KeRanger Mac ransomware is a version of Linux ransomware

The first fully functioning Mac ransomware is actually derived from the first notable piece of ransomware for Linux servers, but the decryption tools available to Linux victims may not be delivered for Macs.

According to security firm Bitdefender, trojanised Mac torrent client installer known as KeRanger is “virtually identical” to the fourth version of Linux.Encoder, a trojan that has been doing the rounds on Linux servers since the beginning of the year.

“The encryption functions are identical and have same names: encrypt_file, recursive_task, currentTimestamp and createDaemon to only mention a few. The encryption routine is identical to the one employed in Linux.Encoder,” said Catalin Cosoi, chief security strategist at Bitdefender.

Linux.Encoder emerged late last year, taking advantage of poorly configured Linux web servers to encrypt files and shake down admins for a few hundred dollars. The ransomware was quickly iterated on but BitDefender researchers have in some instances been able to provide tools to decrypt files locked by the trojan.

It was expected the enterprising developers would try to improve the Linux ransomware, so it’s not so surprising to see a pivot to Macs.

While BitDefender has developed tools to help victims of Linux.Encoder unlock encrypted files and KeRanger is basically the same as it, the security firm is reluctant to develop the same tool to unscramble Mac files.

It’s not for a lack of sympathy for victims of KeRanger, but BitDefender chief security researcher, Alex Balan, told CSO Australia, that developing such a tool may ultimately benefit the makers of KeRanger.

“If were to invest in decryption tools for KeRanger, we would be giving the developers an upper hand and that wouldn’t necessarily be good for other [Mac] users,” he said.

Besides that, BitDefender hadn’t received a single request by KeRanger victims for assistance decrypting files, said Balan, where as it did receive multiple requests from admins whose servers were infected with Linux.Encoder.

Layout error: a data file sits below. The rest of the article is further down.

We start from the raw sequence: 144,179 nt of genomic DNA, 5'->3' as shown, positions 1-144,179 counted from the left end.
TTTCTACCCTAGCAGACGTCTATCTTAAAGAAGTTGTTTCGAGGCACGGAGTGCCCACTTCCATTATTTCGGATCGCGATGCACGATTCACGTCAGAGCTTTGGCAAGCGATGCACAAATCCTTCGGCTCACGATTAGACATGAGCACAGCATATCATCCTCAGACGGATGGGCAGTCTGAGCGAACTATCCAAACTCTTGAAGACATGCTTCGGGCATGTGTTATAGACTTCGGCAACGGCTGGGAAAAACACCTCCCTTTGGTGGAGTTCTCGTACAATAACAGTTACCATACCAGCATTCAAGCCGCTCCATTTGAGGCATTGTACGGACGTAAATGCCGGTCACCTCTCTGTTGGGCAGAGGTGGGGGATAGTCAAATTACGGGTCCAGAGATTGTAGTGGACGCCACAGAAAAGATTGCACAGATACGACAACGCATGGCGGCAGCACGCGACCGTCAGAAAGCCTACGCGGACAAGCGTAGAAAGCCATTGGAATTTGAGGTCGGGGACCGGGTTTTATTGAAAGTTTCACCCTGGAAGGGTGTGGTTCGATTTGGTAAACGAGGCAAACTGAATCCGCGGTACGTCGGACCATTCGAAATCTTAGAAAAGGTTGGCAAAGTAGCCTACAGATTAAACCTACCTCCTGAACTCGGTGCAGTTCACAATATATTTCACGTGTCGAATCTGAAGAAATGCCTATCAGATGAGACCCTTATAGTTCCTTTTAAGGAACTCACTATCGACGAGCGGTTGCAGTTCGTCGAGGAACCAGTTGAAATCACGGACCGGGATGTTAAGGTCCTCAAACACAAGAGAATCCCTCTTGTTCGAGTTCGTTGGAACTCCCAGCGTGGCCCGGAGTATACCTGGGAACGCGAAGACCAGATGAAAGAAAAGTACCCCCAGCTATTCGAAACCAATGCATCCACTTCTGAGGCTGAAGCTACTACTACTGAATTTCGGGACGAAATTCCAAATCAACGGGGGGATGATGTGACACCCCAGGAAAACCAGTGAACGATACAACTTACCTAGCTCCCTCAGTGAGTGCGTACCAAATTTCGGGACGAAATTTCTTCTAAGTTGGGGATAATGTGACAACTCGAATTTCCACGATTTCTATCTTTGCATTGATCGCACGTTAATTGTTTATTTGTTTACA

Balan said BitDefender had released decryption tools for the first two versions of Linux.Encoder, but was still working on tools for versions three and four.

“We want to see how this plays out,” Balan said, referring to the actual number of KeRanger victims and whether there is any demand for a similar tool to unlock files.

The KeRanger Mac ransomware, discovered last Friday by Palo Alto Networks, was bundled with an installer file for the Mac BitTorrent client Transmission that was signed using a legitimate Apple-approved developer certificate, though not Transmission's developer certificate.

Apple revoked the certificate on Friday to stop further installs. Transmission told Forbes yesterday that about 6,500 Macs had installed the infected file in the few hours between it becoming available and Apple's and Transmission's efforts to neuter it.

Read more: Ransomware perpetrators' increasing focus on Australia is just targeted marketing

While that is a low number compared to some variants of Windows ransomware, KeRanger may have infected more machines than Linux.Encoder did over three months.

It also appears the makers of KeRanger are working on a way to encrypt Time Machine backup files, which would prevent users from recovering backed up data. Still, attacking networked storage isn’t anything new for Windows ransomware attackers.

Microsoft recently stressed the best way to protect recovery files and databases from ransomware is by taking the “pre-defence” measure of backing up to disconnected or remote storage. That means backing up to say a flash drive once a week and then unplugging it from the PC.

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Tags Liam TungLinuxKeRanger MacransomwarebitdefenderdecryptionCSO Australia

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